Stopping to collect coffee from the cabbies’ favourite all-night caff on Queen Victoria Street, we headed off for St Paul’s, where the steps provided a much wanted resting place. I hadn’t noticed the engraved thanksgiving stone in front of the Cathedral before. But the footfall of the years has taken its toll and the stone is now slightly worn in places, such that a visitor from Mars might be left puzzling as to why Queen Victoria thanked the ‘Almighty Cod’ for her long reign.
Well rested and refreshed, we boarded the night bus to Trafalgar Square and set out for Leicester Square. It was now 2.00 am and this is where us girls are reminded about the only negative aspect of all-night adventures. London simply does not have enough public toilets that are open at night. From the puddles on the pavements and the glistening streams pouring out of the doorways, on a weather-wise dry night, it is the way people cope with this problem is glaringly obvious. Occasionally, you come across one of those silvery cylinder things, but despite the skirted icon on one of the doors, it is evident that they are really designed for men. For the more discerning amongst us, these cylinders are unspeakably disgusting, so we roused the night porter of one of the best hotels in the area and asked if we could use the facilities, which he very kindly allowed. Much relieved, we re-united with the boys and continued into Soho. Old Compton Street is lively 24/7, but on Friday night it seemed particularly boisterous with a few fights, some serious traffic jams, lots of noise and tons of rubbish. It is a sober reminder of just how much waste we produce, but the bin men were out and the dustbins were soon emptied ready for the next deluge of bottles, cans, disposable cups and unspeakable objects.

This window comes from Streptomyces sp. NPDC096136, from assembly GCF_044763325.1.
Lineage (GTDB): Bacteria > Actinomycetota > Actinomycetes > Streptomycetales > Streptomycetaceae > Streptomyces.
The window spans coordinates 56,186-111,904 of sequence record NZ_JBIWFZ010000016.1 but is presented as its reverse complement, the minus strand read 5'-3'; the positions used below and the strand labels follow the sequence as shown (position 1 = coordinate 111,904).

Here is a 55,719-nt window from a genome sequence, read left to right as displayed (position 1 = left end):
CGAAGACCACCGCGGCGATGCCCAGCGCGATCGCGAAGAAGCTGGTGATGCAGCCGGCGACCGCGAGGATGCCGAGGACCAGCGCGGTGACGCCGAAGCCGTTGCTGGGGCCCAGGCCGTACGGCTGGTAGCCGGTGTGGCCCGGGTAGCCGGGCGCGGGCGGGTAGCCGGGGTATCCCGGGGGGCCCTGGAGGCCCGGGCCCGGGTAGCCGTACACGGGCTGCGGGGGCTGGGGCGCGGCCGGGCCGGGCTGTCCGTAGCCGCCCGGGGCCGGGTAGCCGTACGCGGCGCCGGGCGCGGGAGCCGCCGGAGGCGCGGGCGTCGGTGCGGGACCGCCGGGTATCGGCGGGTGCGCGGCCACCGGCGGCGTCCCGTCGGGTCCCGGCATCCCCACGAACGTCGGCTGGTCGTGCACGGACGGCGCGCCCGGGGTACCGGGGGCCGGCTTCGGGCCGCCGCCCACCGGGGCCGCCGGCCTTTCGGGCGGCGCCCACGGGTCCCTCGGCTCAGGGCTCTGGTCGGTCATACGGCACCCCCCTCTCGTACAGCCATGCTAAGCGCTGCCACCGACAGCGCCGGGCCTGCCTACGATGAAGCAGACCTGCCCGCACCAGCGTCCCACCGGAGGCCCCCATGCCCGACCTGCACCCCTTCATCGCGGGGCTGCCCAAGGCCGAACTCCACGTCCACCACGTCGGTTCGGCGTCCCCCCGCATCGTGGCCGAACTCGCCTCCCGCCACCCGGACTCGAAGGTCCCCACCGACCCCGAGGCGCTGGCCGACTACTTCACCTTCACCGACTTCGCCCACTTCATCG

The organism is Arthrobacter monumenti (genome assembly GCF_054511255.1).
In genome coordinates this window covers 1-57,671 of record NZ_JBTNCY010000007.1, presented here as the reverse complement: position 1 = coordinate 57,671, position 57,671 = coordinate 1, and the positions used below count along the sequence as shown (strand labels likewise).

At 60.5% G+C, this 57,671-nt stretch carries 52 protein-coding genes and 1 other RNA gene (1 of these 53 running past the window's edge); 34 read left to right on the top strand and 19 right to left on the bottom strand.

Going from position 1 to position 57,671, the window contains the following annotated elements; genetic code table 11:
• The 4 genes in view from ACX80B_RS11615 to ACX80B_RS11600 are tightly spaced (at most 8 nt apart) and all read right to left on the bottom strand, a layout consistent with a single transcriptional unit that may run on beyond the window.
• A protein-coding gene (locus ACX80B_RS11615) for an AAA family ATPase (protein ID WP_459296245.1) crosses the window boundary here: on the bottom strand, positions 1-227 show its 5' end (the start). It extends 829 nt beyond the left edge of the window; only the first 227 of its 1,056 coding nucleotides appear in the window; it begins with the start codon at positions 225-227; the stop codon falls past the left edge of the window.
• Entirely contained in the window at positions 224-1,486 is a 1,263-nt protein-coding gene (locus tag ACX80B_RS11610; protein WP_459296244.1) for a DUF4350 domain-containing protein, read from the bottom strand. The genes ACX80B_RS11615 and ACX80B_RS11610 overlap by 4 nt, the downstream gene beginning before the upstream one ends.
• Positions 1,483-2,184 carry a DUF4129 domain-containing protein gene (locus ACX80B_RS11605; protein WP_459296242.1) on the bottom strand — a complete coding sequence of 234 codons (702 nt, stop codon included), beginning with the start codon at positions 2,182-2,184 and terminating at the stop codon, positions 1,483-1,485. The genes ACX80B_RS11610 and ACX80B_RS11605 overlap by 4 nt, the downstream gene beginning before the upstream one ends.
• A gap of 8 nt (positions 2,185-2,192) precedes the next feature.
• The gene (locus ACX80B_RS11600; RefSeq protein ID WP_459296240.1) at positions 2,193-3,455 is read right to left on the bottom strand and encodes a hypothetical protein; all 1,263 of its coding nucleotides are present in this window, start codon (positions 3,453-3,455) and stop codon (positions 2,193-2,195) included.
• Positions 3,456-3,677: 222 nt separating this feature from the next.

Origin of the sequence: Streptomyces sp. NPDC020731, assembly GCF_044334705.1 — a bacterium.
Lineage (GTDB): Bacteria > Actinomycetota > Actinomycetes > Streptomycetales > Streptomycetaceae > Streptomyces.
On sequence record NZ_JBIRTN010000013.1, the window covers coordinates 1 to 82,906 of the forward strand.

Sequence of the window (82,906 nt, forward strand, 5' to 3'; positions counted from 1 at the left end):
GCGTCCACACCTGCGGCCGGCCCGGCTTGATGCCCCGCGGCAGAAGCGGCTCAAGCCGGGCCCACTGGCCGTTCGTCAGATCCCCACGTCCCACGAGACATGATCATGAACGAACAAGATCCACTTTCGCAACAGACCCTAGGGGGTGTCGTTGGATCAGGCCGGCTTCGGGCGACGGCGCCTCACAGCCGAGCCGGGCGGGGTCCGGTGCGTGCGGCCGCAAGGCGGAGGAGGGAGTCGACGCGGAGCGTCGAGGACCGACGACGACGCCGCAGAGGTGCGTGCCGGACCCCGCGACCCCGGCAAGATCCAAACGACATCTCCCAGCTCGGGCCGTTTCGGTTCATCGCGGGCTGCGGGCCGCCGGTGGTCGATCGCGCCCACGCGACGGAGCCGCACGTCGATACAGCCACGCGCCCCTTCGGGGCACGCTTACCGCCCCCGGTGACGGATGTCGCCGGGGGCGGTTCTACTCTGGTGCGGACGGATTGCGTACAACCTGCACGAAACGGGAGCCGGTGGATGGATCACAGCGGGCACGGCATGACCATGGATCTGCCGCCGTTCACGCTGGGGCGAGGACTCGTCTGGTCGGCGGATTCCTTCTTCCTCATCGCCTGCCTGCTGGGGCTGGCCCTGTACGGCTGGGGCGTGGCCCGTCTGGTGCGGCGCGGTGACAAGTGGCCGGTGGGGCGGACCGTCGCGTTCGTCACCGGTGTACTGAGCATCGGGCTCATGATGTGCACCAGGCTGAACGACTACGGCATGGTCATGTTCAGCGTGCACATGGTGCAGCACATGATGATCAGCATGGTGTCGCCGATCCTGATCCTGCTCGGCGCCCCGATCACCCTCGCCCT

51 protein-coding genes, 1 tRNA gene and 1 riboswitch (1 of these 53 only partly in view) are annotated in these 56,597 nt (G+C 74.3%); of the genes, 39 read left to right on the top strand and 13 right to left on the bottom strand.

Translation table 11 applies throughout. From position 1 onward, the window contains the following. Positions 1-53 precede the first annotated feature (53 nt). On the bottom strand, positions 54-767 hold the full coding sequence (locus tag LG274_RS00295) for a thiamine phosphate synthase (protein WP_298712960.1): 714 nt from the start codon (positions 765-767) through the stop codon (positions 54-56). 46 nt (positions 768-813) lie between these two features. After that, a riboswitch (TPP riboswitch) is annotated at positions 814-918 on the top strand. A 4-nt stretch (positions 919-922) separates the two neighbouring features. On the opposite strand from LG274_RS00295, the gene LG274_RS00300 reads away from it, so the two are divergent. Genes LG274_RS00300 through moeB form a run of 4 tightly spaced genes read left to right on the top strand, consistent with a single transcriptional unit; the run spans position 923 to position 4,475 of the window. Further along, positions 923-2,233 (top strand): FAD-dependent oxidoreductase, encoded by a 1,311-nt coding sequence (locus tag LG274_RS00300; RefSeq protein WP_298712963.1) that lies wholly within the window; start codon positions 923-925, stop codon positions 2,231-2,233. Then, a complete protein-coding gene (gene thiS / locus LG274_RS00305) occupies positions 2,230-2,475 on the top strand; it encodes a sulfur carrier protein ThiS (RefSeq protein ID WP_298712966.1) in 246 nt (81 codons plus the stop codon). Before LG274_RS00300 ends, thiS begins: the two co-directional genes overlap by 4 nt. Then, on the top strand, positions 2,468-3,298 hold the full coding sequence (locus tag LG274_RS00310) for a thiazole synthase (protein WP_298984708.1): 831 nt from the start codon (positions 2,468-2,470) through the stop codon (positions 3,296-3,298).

Our itinerary then took us to Duke of York Square for the Big Sleep Out – a fund-raiser for homeless charities, where people pay to sleep outside so that they can experience what it is like to endure a night on the London streets. We were anticipating some documentary photography as we were convinced that most participants would have been unable to sleep and would be awake, drinking coffee and willing to chat about their shared experience. So we were somewhat surprised to find that the denizens of Chelsea were …. um … well … sleeping. So we left them purring away under the watchful eye of security guards, and ambled down to Chelsea Bridge ready for sunrise at Battersea Power station.
Against a backdrop of wonderfully clear sky, a new moon, twinkling stars and wispy vapour trails, we consulted our apps, tried different set-ups, various viewpoints and adjusted our tripods until we were all happily lined up in our own perfect spot for first light. Sadly, as daybreak dawned, the sun refused to throw off its duvet of thick grey cloud, so most of us called it a day and headed home. But it really didn’t matter – we’d had so much fun, that a lack of a decent sunrise wasn’t going to spoil the night.